The Guardian of the Bluebird’s “Enamel Nest”


It might be surprising and might inspire jealousy that someone has already reached up to, and now guards the nest of the Bluebird of happiness.

István Vágó enamel artist has been working with enamel painting techniques for nearly 25 years. Both the material and the techniques are magical. During the process of gaining the proper skills the individual technique of the artist is forming, developing until they find their unique feature which is like a fingerprint. Then the style is born. In István Vágó’s case his attraction to history led him to the historical style, to the adaption of myths and legends. He likes to visit the fields of the most particular styles and trends. It is a challenge, a kind of deepening to elaborate a topic in renaissance or art deco style, or bravely mix the different styles like a collage.

Rugged path paved by glittering stones of hope, and girdled with deep pits of failure and despair, full of struggles has led to his present life. He has learnt from masters like Zsigmond Károlyi and Ernő Tolvaly, who made him realize even at his young age that he must not waste his talent, and made him focus his imagination luxuriating among the different techniques on the expression of his philosophical thoughts with means that can display even the subtle flutters of massive thoughts in a proper way to start an inner process in the beholder as well. Thus he exploits the sensual but mainly abstract, illusionistic and conceptual potentials of translucency, transparency, covering and repainting.

His works of art combine symbolism with the knowledge and credo of renaissance, while using the looming, fabulously warm colours of romanticism with wide range of decorative and narrative tools. These are the visual manifestations of a deep thinker further cogitating life. Most of his works express his ideas by figurative elements. Their message sometimes is only interpreted by colours, or by enigmatical details, backgrounds, and non-figurative elements surrounded with motifs. If we take the time to analyze the details of his works of art elaborated with the greatest care, we can find their deeper substance interwoven with philosophical background and historical knowledge, which is offered by a brilliant though limited technique. It is difficult to define his style, however, it can be risked by analyzing his recent works of art, either his jewels or his smaller or larger pictures that in a more mature style of the ornamental erudition of Miksa Róth and the surrealistic world of Gulácsy he increasingly represents the pre-Raphaelite-symbolist trend, in which the pre-Raphaelite romantic traces can be observed in the figurative illustrations and motifs.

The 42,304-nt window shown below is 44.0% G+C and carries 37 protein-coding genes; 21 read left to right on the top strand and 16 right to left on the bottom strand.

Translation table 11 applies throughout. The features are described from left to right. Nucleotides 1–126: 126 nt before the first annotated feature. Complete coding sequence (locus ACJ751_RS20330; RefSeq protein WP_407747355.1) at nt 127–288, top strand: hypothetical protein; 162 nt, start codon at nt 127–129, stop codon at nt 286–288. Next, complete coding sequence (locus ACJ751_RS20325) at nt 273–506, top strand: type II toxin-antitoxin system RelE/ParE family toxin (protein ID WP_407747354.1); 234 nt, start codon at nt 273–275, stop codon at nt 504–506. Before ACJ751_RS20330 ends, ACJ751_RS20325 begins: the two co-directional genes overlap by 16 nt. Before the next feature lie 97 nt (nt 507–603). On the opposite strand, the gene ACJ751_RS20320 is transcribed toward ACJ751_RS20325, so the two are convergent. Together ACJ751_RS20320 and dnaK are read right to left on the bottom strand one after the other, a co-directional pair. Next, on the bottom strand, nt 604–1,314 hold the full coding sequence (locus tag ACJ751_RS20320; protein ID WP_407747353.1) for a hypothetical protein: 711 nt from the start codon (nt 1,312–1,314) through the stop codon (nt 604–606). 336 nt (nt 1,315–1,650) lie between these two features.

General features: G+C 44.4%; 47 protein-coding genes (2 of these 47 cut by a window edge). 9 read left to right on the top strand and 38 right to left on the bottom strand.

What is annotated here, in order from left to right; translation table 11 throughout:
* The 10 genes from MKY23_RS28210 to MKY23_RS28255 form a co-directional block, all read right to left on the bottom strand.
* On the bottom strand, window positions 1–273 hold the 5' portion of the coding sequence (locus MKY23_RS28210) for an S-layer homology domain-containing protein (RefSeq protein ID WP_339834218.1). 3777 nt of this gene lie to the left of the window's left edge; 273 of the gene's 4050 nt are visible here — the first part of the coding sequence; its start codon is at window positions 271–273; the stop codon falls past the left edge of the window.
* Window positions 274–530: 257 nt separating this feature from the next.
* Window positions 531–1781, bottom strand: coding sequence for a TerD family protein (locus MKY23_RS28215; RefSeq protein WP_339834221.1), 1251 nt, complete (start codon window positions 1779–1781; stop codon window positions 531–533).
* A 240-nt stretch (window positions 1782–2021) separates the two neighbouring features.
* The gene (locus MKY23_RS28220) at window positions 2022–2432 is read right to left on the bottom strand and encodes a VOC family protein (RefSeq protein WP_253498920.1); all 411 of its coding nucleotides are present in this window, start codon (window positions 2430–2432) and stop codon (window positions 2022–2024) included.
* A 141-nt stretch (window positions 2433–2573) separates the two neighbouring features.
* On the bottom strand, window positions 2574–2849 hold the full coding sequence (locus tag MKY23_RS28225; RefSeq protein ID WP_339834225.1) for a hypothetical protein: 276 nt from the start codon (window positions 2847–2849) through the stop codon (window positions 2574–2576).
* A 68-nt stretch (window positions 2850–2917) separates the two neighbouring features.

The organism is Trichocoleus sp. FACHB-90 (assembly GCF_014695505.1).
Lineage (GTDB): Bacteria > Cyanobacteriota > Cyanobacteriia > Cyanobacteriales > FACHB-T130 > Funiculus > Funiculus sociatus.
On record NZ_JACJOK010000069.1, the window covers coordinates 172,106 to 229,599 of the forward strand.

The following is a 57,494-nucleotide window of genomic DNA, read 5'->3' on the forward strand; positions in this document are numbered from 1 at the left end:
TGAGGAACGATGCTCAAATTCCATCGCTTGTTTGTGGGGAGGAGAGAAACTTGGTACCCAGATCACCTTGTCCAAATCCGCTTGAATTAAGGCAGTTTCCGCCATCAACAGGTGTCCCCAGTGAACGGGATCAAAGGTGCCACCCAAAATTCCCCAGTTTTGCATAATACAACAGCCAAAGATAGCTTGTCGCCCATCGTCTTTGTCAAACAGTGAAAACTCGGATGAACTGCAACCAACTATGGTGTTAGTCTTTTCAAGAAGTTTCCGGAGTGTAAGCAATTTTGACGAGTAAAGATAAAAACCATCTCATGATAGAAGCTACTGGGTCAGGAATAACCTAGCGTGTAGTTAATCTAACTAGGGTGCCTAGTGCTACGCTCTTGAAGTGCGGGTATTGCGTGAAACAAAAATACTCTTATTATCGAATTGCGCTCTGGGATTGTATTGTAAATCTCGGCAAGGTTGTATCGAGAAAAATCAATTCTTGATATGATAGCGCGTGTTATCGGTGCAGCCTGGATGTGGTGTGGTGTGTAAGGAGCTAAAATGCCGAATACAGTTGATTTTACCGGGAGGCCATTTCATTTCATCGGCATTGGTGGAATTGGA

“To express the inexpressible”



This technique has French origin, and derives from Limoges type enamel and within that it is among the so-called painted enamels, i.e. painting enamel colours on metal plates, which can be compared to painters’ work in fine art, watercolour or oil paintings.

At the beginning of his career, when he was a young but mature artist, his work was appreciated by masters like Endre Szász and Mihály Kátay. However, the success in his home country was to come later. In 1997 Walker Connor, a young American recommended his works of art to the Denver Creek Art Festival, where his first appearance brought a reward: in 1998 he won first prize, and then every year he obtained greater and greater success and received appreciation at several art programmes, he was invited to prestigious exhibitions, musters. (Including: 1999 USA Cherry Creek Art Festival, Denver, 2000 USA American Craft Show, New York, 2001 USA Winter Park Arts Festival, Orlando, 2001 USA Long Park Arts Festival, Lancaster, 2005-2009 USA Sausalito Arts Festival, San Francisco). Between 2000 and 2014 almost every year he won a prize at the Three Rivers Arts Festival in Pittsburgh, in 2015 he was prized by the jury and in 2016 he won Festival Award.

The symbolic pictures, the works of art using the traditional figures of the Hungarian and other European culture with their specific mystery, extra knowledge and symbols have found their way to the homes of the art lovers of the New World, so the success has brought patrons, sponsors, and in the meantime, he has become acknowledged in his homeland, in Hungary, too. The emblem of Miskolc International Film Festival, the Jamison Cinefest Prize, which has been given to several Hungarian and international actors, directors and cameramen, was created by István Vágó.

However, as the time was passing the message of his works of art has changed; it has become even more mature, even deeper. The artist disappointed with the intrigues of history has turned to the roots of philosophy and to new ways offered by literature (Camus), which has filled his work with a new content that may fascinate even the people of his homeland. His target is to „to express the inexpressible”, to point out the correlation of the elements of existence with symbols, to show the ancient myths in a 21st century style, i.e. the visual expression of hardly explicable or inexplicable ideas. Thus in his works of art the visual signs carry a symbolic, emotional meaning but they are not far from reality, they illustrate fascinating topics which are eternal and have a message even for today’s people.

Renáta Herczeg
art historian